SpeedFan: A Guide to Universal Motherboard Fan Control

Cooling | Fans|Controls
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The Configuration Process (Continued)

One of SpeedFan's most under-used features is its charting ability. In the "Chart" tab, you can pit the various sensors against one another, seeing how they change over time. We graphed the temperature sensors that were puzzling us, including "System" which correlated to what PC Probe's identified as the "Motherboard" sensor (we wanted to know exactly where "Motherboard" was located). After going through the first few steps of configuration, we also noticed that all the "SMIOVT" sensors reported the same value, so we decided to discard two of them for being redundant.

When identifying temperature sensors manually, it's helpful to heat the system up first so that differences can be more easily observed. We ran Prime95 for about 15 minutes until the temperatures stabilized, then placed a fan over different portions of the board to see if any of the sensors would react. "System" and "SMIOVT4" dipped a similar amount when the fan was cooling the PCH heatsink. "SMIOVT4" seemed to be more erratic so we decided it would be disabled in favor of "System". Moving the same fan over the RAM caused "AUX" to drop, so it appears there's a sensor near the DIMM slots which is a nice bonus.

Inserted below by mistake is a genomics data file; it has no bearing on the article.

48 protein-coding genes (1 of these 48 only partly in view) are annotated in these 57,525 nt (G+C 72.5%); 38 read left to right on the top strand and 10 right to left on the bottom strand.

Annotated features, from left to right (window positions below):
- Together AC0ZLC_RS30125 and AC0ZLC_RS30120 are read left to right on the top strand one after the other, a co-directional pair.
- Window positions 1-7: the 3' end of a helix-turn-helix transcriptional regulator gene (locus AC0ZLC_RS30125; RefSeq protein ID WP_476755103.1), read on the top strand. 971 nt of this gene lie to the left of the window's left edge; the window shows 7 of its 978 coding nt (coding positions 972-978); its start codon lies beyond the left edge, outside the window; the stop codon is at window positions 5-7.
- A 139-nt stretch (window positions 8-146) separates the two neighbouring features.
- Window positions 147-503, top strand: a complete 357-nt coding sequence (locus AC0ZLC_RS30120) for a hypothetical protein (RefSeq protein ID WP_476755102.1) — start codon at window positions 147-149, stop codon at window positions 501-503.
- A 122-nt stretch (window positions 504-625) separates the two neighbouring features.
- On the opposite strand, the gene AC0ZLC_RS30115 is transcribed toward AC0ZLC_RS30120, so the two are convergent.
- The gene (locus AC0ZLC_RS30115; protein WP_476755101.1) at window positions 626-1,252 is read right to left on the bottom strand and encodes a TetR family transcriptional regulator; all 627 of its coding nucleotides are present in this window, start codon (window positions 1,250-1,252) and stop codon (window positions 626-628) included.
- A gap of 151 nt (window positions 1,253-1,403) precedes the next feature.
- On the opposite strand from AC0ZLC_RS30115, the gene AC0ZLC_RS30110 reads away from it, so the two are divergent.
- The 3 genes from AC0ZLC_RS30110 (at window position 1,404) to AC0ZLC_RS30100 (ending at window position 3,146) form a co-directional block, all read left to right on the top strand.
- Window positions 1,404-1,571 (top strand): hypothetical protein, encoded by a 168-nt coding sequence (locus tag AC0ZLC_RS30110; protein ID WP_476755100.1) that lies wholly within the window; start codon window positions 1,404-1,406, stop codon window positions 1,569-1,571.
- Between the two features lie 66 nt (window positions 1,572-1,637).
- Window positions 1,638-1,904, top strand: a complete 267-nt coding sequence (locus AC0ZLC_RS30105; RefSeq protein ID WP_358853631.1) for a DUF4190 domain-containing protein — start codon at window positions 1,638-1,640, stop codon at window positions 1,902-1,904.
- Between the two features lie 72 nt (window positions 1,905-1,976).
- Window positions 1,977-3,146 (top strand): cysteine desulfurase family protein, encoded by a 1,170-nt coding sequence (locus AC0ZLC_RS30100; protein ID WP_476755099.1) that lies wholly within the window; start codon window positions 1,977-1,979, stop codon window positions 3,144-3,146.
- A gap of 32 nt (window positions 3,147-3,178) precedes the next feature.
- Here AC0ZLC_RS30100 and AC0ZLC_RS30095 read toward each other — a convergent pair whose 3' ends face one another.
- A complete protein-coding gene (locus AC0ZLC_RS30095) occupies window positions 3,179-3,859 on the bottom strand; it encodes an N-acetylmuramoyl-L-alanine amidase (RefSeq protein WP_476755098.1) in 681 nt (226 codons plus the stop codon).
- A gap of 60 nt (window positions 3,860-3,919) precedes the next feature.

We also noticed that the "CPU" reading in PC Probe was always within one degree of "Core 0" (Core 0 and 1 are sensors generated by the processor itself), so all the fan, speed, and temperature sensors are now sorted out. We'll switch our focus to setting up automatic fan control using custom parameters. Check the "Automatic fan speed" box and go back into the Configuration menu.

The sensors in the Temperature tab are expandable, allowing you to pick and choose which fans will react to them. Above we've set the CPU fan to respond to the CPU temperature, the GPU fan to the GPU temperature, and the Chassis fans to the hard drive temperature. The fans in question will speed up whenever the "Desired" temperature is exceeded and at the "Warning" temperature, it will override your settings and run the fan at 100% to ensure overheating doesn't occur. If you click the "Show in tray" box at bottom right, that temperature reading will be displayed on the SpeedFan icon in the system tray.

In the Fan tab, set the desired minimum and maximum values for each fan, and check the "Automatically variated" box.

In the graphs above, you can see SpeedFan in action. Prime95 is run and the CPU temperature spikes. Shortly after, the CPU fan speed starts to ramp up (note: the fan speed graph was created a few seconds after the temperature graph, so it's shifted toward the right, making the reaction time seem a little slow).



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